In anticipation of the Techonomy Detroit conference on September 12, we profiled six Detroit tech startups driving the city’s re-emergence as a center of innovation.
Detroit has become notorious as a symbol of the decline of American manufacturing, but in recent years the city’s tech start-up scene has quietly started to generate renewed optimism. Investors like Detroit Venture Partners have sought to rebuild the city through entrepreneurship, financing successful tech-focused efforts, including Detroit Labs’ web, iOS, and Android applications. Detroit has also become home to an outpost of TechShop, the Silicon Valley innovation incubator where people of all skill levels can use industrial tools and equipment to build their own products. Meanwhile, entrepreneurship accelerator Bizdom offers seed funding to help grow innovative, tech-based local startups.
PicketReport.com, a website that aggregates information about neighborhoods and towns, is one of the latest tech startups in the Detroit area to garner attention. The site serves people relocating to unfamiliar areas, curating information about schools, crime, and income levels. It even pinpoints the nearest grocery stores and cafes. I spoke with Brian Bandemer, Picketreport.com’s co-founder and COO, about how his company is part of Detroit’s renewal.
What was the inspiration for PicketReport.com?
We were trying to come up with a Carfax report for the house—to get everything regarding the house and everything in the area, in one report. Similar to how you want to know everything about a car, where it’s been and all that stuff. But once we started to dig deeper, we decided that there was more of a need for a neighborhood research tool. People could go and use certain sites for finding information about the house, but where they struggled with getting information was in knowing what the area is like. Who lives there? What are the schools like? Where are the nearest grocery stores, restaurants? Realtors aren’t allowed to share that information because of the Fair Housing Act.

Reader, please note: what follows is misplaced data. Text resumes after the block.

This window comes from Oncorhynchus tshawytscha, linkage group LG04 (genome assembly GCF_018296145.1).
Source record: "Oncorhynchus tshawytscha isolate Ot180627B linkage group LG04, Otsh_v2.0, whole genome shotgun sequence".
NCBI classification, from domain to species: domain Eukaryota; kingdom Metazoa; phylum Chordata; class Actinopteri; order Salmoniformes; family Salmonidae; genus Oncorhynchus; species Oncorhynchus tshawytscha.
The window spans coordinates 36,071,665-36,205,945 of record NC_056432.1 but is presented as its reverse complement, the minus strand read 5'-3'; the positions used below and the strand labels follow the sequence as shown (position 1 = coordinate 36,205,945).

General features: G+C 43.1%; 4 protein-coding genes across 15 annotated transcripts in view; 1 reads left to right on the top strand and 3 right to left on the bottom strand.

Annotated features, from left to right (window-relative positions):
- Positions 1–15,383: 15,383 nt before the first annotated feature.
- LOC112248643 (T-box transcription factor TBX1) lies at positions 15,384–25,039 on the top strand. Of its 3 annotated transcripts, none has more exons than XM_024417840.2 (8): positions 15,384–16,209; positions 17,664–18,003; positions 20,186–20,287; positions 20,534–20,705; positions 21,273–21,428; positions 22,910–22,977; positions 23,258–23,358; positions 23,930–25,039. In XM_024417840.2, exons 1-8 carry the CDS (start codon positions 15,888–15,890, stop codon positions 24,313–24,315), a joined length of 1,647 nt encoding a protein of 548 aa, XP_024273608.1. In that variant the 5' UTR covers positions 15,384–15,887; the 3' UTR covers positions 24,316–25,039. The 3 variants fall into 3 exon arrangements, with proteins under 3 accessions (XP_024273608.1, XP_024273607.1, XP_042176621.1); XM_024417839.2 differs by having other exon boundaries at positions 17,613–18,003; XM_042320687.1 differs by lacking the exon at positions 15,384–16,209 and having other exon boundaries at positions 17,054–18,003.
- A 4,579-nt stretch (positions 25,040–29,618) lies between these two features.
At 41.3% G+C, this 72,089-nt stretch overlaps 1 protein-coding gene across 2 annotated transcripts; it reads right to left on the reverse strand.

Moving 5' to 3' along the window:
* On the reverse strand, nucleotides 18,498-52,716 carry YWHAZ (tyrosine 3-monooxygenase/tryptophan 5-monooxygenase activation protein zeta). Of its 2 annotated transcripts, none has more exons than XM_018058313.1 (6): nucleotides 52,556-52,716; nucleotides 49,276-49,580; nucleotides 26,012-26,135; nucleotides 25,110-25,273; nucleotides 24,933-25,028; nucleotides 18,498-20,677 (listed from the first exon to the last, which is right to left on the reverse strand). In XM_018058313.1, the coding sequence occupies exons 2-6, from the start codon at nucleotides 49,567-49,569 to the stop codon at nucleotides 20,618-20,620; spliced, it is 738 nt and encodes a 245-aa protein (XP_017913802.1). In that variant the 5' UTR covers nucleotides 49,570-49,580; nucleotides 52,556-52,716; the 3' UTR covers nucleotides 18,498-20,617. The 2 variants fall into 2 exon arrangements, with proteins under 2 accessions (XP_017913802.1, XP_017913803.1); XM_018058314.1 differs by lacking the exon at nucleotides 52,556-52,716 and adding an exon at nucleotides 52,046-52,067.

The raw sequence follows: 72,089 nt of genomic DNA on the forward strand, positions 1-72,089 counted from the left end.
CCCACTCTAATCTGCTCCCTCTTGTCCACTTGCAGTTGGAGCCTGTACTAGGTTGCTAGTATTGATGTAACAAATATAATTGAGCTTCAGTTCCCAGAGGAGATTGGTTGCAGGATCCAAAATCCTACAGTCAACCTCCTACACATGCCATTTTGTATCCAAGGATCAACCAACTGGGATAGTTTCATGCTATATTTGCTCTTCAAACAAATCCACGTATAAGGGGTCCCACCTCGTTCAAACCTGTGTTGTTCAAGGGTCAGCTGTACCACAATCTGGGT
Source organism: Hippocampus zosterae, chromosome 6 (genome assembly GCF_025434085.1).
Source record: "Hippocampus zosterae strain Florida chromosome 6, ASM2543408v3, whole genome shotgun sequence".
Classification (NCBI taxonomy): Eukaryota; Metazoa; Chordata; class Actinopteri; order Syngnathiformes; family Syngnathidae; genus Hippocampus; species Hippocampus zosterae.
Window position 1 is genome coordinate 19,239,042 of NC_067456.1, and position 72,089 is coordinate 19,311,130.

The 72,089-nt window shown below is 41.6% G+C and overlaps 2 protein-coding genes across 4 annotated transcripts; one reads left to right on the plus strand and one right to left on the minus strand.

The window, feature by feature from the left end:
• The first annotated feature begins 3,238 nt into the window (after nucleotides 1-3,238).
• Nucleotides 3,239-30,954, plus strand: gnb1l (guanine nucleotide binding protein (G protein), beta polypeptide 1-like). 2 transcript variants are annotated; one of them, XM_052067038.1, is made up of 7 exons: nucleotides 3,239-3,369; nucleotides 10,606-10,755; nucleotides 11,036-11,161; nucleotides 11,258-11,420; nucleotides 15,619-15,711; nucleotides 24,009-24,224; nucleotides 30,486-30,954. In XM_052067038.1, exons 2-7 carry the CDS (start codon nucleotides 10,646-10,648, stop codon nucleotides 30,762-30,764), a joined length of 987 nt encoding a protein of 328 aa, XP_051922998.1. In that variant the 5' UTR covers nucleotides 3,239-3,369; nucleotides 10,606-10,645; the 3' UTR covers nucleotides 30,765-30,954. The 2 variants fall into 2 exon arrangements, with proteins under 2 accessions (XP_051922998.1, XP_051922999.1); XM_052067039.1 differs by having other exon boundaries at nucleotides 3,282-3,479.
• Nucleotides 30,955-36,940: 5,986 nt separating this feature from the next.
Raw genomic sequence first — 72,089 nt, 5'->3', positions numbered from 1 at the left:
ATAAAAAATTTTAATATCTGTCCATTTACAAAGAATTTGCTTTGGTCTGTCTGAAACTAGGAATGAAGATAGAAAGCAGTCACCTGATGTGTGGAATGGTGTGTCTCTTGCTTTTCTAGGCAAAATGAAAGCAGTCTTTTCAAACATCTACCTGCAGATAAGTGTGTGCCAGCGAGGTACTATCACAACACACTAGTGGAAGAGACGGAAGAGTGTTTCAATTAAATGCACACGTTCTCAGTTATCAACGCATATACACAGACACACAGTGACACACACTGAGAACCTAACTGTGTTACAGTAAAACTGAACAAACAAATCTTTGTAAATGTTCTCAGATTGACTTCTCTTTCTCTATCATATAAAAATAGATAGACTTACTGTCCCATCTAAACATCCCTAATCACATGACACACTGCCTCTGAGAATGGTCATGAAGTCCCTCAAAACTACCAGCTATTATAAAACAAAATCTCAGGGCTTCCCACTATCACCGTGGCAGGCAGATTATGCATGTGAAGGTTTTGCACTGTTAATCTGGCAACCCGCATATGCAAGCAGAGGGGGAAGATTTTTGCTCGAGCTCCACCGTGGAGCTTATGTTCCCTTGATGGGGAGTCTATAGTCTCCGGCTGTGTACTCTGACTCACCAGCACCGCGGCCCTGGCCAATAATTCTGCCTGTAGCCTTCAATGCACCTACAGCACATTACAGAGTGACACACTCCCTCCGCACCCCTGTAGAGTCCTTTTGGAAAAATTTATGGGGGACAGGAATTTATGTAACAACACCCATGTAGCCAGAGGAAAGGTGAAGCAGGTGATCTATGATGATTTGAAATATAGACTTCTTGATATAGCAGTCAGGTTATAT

Did you build the website with Detroit in mind, or were you always hoping to expand nationally?
We had always hoped to expand nationally, and we’ve gotten a lot of interest from Canada, and some European companies. International, I’m sure, is far away, but that would also be somewhere we would like to expand to.
What have been some of the challenges you’ve faced in launching the site?
Some of the biggest challenges are just getting the right software down, finding the right information that people want, and displaying it in a way that gets them to interact. Money is always a problem with startups as well. One of the things I know Detroit has struggled with, especially now that there is kind of a tech startup boom, is keeping software development talent in and around Detroit. This is starting to shift as more people are starting to jump aboard the train. But trying to get people who would take working in Detroit over San Francisco has been a challenge for us and for a lot of other companies.
Describe the atmosphere for tech startups in Detroit in this boom, as you call it?
It’s exciting. We’ve been in Detroit for two years now. When we first started, Detroit Venture Partners wasn’t around yet, and there weren’t a whole lot [of other startups]. When we used to go down to Detroit, there weren’t many things going on, and there weren’t many people. Now you hear about all these new different startups, and you see people out, going out for drinks or restaurants and it’s kind of like a close-knit family. And more and more startups keep coming and being a part of this family. We all see articles written on each other, and there’s a lot of excitement—a lot of cool tools that are happening and a lot of buzz going on. So its been nice to be a part of watching all these companies grow and succeed and get investment and get huge deals. Everybody is kind of on the same team in trying to see Detroit get back to where it once was.
Why should the rest of the country keep its eye on Detroit?
The leaders and the startup talent in Detroit is —I don’t want to say that they’re not well known, because they’re starting to get more traction—but there are extremely bright people down there. You know, it’s like “Detroit Hustles Harder,” one of the catch phrases about Detroit, is really true. These people, not only are they smart, but they are extremely hard working, and everybody is doing what it takes to get their company to succeed. That’s why I would say, don’t count us out. I think there are a whole lot of bigger and better things yet to come from Detroit.
For complete coverage of the September 12, 2012, Techonomy Detroit conference, click here.